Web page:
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        Ascension Island shallow-water Zoantharia (Hexacorallia: Cnidaria) and their zooxanthellae (Symbiodinium)
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        Ascension Island shallow-water Zoantharia (Hexacorallia: Cnidaria) and their zooxanthellae (Symbiodinium)
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Abstract

This is the first report on the Zoantharia fauna (Cnidaria: Hexacorallia) of the isolated oceanic island of Ascension, southern Atlantic, where zoantharians are a dominant component of the shallow-water benthos. Specimens from two expeditions (1983, 2012) were examined regarding external morphology and molecular phylogeny using three DNA markers, which confirmed the presence of four zoantharian species: Palythoa caribaeorum; Palythoa aff. clavata; Parazoanthus swiftii; and Zoanthus sp. Two of these, Palythoa aff. clavata and Parazoanthus swiftii, were previously only known from the western Atlantic and Caribbean. Molecular examination of the zooxanthellae (=Symbiodinium spp.) of Palythoa specimens showed that they were in association with only one type, subclade C1.

INTRODUCTION

Zoantharians are an order of Hexacorallia (Cnidaria: Anthozoa: Zoantharia) found in many marine environments, and possibly one of the most basal cnidarian groups (Kayal et al., 2013). In particular, the suborder Brachycnemina is common in shallow subtropical and tropical waters (Karlson, 1980; Swain, 2009; Irei et al., 2011), and most species in this group are zooxanthellate (i.e. contain symbiotic unicellular algae of the genus Symbodinium). Zoantharian taxonomy has been hindered by a combination of various factors, including but not limited to: a lack of clear diagnostic morphological characteristics (Burnett et al., 1997); high levels of intraspecific variation (Burnett et al., 1997; Reimer et al., 2004; Ong et al., 2013); and difficulties in conducting histological examinations due to the uptake of sand/detritus in the body wall of most species (Reimer et al., 2010b). Consequently, there are undoubtedly many synonyms in the literature, and the actual diversity of shallow water zoantharians, particularly in the zooxanthellate genera Palythoa and Zoanthus, may be considerably lower than previously thought (Burnett et al., 1997; Reimer et al., 2004, 2012a).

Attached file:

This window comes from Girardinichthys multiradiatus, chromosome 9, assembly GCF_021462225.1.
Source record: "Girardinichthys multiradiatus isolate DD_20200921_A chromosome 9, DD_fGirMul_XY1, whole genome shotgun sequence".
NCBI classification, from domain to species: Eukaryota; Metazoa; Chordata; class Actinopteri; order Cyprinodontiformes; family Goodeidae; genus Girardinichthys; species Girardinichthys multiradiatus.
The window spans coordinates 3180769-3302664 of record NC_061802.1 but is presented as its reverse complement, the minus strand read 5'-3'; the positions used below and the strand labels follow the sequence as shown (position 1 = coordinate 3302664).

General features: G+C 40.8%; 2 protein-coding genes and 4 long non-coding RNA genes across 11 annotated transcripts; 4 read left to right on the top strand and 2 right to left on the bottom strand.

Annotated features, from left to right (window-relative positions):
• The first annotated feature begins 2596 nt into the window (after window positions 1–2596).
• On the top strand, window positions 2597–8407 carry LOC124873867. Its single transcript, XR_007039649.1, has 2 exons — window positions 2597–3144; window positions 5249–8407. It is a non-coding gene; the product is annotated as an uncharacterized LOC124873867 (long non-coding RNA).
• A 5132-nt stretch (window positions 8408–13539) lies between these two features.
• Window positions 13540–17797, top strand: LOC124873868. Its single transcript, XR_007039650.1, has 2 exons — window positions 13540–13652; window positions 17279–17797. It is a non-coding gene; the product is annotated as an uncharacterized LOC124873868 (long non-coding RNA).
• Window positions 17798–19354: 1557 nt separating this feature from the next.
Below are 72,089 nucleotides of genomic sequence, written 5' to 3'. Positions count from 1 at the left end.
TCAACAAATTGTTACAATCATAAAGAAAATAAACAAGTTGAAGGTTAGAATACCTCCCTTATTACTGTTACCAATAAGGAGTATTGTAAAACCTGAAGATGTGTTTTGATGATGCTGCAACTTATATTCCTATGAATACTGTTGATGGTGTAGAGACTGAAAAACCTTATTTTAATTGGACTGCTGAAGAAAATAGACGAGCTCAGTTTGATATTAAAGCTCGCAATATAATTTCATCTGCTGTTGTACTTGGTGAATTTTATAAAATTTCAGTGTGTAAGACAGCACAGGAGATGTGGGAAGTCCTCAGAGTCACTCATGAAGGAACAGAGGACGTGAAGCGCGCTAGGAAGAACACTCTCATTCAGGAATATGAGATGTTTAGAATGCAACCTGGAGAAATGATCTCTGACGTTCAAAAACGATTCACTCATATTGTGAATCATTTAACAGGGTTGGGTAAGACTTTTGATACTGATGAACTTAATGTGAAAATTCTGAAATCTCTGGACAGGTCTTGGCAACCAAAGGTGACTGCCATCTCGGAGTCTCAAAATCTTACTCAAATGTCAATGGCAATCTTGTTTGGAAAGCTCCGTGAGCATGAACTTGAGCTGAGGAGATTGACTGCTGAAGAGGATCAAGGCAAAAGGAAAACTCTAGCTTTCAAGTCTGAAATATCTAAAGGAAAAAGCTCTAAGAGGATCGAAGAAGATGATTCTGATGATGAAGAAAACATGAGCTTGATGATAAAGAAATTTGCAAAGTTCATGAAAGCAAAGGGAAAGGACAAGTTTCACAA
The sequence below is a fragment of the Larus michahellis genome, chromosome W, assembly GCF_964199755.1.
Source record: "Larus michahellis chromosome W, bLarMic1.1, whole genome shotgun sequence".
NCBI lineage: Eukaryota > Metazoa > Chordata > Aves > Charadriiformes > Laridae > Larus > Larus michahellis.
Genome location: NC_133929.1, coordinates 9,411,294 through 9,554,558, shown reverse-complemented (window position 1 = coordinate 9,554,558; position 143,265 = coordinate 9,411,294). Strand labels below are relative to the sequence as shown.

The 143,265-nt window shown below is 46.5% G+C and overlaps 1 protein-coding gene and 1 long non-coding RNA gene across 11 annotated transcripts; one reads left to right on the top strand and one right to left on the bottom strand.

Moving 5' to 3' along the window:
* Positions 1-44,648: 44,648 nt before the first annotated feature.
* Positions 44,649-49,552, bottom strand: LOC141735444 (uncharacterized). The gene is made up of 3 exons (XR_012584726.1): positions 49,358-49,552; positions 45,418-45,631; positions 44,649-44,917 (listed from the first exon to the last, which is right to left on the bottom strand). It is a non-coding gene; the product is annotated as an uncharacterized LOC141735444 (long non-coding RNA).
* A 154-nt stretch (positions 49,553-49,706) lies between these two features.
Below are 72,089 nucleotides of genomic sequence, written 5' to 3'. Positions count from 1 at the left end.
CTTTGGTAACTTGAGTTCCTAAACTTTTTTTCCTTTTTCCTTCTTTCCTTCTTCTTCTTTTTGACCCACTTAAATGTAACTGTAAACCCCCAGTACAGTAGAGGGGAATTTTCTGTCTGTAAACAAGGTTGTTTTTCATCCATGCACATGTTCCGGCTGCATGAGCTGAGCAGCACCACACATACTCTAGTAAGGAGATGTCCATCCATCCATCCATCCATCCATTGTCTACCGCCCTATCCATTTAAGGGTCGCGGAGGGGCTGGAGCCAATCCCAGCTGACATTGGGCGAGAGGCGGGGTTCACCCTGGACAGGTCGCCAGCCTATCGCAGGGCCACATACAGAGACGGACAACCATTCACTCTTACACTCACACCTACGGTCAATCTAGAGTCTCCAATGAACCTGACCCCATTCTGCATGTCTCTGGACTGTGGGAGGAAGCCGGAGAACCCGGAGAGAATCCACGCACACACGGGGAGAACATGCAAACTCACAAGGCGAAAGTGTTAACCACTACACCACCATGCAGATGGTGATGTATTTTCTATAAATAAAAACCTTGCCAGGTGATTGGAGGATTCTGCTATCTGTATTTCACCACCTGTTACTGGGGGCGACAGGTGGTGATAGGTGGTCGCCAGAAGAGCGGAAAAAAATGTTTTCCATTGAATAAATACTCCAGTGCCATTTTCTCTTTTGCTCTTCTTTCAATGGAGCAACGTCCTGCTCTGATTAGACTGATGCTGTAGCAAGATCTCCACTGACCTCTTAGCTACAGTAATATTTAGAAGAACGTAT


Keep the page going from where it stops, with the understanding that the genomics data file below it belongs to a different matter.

Over the last two decades, the utilization of molecular techniques has allowed researchers to re-examine zoantharian taxa, and while our understanding of the group is far from complete, the taxonomy of supraspecific levels probably reflects the evolutionary phylogeny of this order (Sinniger et al., 2010). Undoubtedly there are still many more species to be described (e.g. Reimer et al., 2012b; Sinniger et al., 2013), and some of a dubious nature to be combined (e.g. Hibino et al., 2014), but as progress is made on the understanding of zoantharian species diversity, research can begin to focus on answering ecological and biogeographical questions for this group.

Although there are many regions with little information, it appears that some brachycnemic zoantharian species are very widely distributed (e.g. Reimer et al., 2008; Hibino et al., 2014), and this may be due to their long planktonic larval stage (up to 190 d; Polak et al., 2011). All subtropical and tropical islands of the world specifically investigated thus far have zoantharians present. Similar results are found from plankton net trawls; zoantharian larvae were present in all trawls in waters above 20°C, regardless of the location or relative isolation of the trawl (Ryland et al., 2000). These data suggest that some zoantharian species are highly dispersive and widespread.